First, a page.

I want to use this post to discuss a risky software engineering pattern, and how to avoid being hurt by this pattern. Particularly in software engineering, there is a tendency to rely on tools to tell us how to improve our code. These tools suggest code style improvements, pattern improvements, as well as potential bug fixes. They are awesome these tools, but they are sharp…so we must use them with awareness.
Let’s use C# properties as the code and ReSharper as the tool. This example is not the only case by any means, but is meant to highlight a risky pattern of doing what our tools tell us to do without fully understanding the ramifications.
As of C# 6.0 there are multiple ways in which to define a property and multiple ways in which to initialize it. The following Person class demonstrates each of these ways.
Person class includes all of the following:
- Field-backed Property
- Auto-implemented Property
- Expression-bodied Property
- Field Initialization
- Constructor Initialization
- Property Initialization
Field-backed properties have been part of the C# language specification from the beginning. Their syntax is straightforward and you get what you see. But just for completeness, the getter block is called every time you read a property’s value. So in the case of Weight, every time you read the property, “return itsWeight;” is processed.
C# 3.0 introduced auto-implemented properties. In the Person class, Alive and LastName are auto-implemented properties. There is no explicit backing field for these properties – they are auto-implemented. Following the language change, ReSharper began preferring auto-implemented properties in various ways. The tool defaulted to generating them in some cases, suggested replacement in others, but in general encouraged the developer to switch from field-backed to auto-implemented properties. There was very little risk involved so I won’t be digging in on this one. I will say that blindly using auto-implemented properties does introduce unwanted complexity around type member reflection, but that is generally an edge case.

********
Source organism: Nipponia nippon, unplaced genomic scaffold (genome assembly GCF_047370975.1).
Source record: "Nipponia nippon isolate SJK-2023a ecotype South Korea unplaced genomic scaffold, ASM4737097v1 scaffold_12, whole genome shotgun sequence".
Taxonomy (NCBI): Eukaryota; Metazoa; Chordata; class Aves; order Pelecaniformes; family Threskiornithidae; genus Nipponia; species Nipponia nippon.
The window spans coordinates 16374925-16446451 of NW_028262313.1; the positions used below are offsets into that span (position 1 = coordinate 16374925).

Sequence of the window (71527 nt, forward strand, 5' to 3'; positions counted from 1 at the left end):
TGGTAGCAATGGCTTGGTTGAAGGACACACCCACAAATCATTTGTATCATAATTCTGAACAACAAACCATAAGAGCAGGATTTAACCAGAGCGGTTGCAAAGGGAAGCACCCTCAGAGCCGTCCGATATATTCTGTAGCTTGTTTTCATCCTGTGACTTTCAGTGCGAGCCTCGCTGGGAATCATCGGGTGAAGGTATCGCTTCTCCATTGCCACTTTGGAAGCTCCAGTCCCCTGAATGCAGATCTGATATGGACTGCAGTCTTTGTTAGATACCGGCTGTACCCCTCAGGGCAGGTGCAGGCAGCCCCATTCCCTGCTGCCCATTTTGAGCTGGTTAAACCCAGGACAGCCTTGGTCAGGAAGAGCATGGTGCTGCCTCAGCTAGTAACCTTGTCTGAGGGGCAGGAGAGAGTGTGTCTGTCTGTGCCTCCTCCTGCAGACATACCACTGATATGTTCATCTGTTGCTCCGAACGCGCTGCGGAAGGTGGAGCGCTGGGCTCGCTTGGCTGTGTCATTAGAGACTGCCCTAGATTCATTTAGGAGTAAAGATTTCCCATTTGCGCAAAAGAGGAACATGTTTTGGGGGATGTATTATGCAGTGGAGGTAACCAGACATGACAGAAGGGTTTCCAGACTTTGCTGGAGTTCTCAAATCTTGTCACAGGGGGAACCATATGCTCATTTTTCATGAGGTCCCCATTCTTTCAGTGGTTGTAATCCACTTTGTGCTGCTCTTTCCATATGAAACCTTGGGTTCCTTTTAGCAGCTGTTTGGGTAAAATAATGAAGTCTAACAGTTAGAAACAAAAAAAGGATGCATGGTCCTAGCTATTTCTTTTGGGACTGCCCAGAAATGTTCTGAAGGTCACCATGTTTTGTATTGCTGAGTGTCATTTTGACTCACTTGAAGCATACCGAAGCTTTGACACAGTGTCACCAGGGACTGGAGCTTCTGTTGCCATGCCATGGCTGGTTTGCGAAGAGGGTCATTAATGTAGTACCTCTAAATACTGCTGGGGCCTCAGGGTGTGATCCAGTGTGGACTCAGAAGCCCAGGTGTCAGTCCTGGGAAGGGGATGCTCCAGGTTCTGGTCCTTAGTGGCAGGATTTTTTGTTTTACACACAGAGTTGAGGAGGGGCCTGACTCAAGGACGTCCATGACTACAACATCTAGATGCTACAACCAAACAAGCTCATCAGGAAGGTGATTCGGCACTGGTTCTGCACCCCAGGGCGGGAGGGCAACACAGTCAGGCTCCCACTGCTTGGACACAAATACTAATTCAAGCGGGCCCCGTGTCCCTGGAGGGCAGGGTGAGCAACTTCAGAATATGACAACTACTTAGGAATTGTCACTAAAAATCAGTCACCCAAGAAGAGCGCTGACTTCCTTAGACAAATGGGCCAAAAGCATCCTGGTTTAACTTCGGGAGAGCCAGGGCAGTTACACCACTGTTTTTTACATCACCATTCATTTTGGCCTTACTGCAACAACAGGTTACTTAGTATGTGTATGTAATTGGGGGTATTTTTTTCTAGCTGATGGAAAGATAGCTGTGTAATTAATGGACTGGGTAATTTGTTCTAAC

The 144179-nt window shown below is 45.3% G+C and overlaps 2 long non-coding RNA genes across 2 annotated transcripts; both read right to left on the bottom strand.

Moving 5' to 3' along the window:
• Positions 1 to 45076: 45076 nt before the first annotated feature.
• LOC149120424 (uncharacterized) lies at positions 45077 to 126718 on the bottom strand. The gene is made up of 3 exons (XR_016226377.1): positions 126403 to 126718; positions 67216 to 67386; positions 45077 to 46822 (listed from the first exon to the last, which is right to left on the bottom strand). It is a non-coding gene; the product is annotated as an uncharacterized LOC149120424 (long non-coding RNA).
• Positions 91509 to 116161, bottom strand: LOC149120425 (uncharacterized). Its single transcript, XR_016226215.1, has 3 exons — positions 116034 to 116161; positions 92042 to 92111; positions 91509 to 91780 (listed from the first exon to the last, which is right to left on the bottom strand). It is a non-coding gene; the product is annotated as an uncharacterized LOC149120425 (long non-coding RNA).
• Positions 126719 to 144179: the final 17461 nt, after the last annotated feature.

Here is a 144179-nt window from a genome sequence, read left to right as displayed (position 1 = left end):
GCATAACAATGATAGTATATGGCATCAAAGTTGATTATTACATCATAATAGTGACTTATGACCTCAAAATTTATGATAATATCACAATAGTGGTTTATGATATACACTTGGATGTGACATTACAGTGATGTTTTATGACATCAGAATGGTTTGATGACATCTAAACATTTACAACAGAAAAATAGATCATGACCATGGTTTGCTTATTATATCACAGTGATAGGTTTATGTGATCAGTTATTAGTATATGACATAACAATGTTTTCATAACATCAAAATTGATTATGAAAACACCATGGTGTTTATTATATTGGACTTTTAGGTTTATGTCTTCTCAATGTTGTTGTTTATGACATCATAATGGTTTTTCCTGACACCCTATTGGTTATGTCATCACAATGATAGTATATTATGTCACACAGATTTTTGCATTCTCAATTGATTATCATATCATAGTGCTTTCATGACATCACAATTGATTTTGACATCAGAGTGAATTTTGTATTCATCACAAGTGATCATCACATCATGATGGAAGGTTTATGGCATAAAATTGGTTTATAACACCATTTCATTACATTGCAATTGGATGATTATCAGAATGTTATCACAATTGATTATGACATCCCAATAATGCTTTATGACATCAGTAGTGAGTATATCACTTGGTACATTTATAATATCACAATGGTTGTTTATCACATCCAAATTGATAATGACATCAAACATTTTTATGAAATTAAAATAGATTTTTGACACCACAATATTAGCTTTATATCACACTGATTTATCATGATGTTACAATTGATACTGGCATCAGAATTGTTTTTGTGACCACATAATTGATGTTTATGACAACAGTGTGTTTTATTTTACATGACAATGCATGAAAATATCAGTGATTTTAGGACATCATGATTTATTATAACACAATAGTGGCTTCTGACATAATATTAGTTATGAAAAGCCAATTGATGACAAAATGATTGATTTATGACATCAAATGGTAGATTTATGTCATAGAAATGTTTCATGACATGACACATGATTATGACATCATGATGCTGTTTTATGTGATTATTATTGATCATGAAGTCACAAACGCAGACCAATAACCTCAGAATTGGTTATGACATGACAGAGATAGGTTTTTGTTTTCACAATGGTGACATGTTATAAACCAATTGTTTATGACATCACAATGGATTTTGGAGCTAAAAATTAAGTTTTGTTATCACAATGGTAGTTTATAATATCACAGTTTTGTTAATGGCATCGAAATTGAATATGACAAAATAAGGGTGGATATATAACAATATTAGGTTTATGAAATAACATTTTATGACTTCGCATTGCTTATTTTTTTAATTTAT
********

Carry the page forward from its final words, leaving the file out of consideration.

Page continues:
C# 6.0 introduced expression-bodied properties. Id and FirstName are expression-bodied properties. The idea here is that the property is a convenience for evaluating whatever expression is associated with it. Just like with auto-implemented properties, ReSharper began preferring this syntax. Unfortunately this syntax gets visually confused by some developers as an initialization. It is NOT an initialization. It is evaluated every single time you get/set the property. This has led to numerous bugs and is a great example of being fully aware of what your tool is doing to Your Code.
Let’s take a look at what all this syntactic sugar equates to.
There are several things you want to be aware of here…and keep that awareness when dealing with ReSharper and properties:
- Id and FirstName, as implicit expression-bodied getters, are expanded to explicit getter syntax.
- Alive and LastName, as auto-implemented properties, are expanded to field-backed syntax.
- Alive, as Property Initializer syntax, is compiled to Field Initializer syntax.
I really hope this post highlights the underlying priciple: Know Your Tool. A good tool is kept sharp…you just don’t want to let it cut you.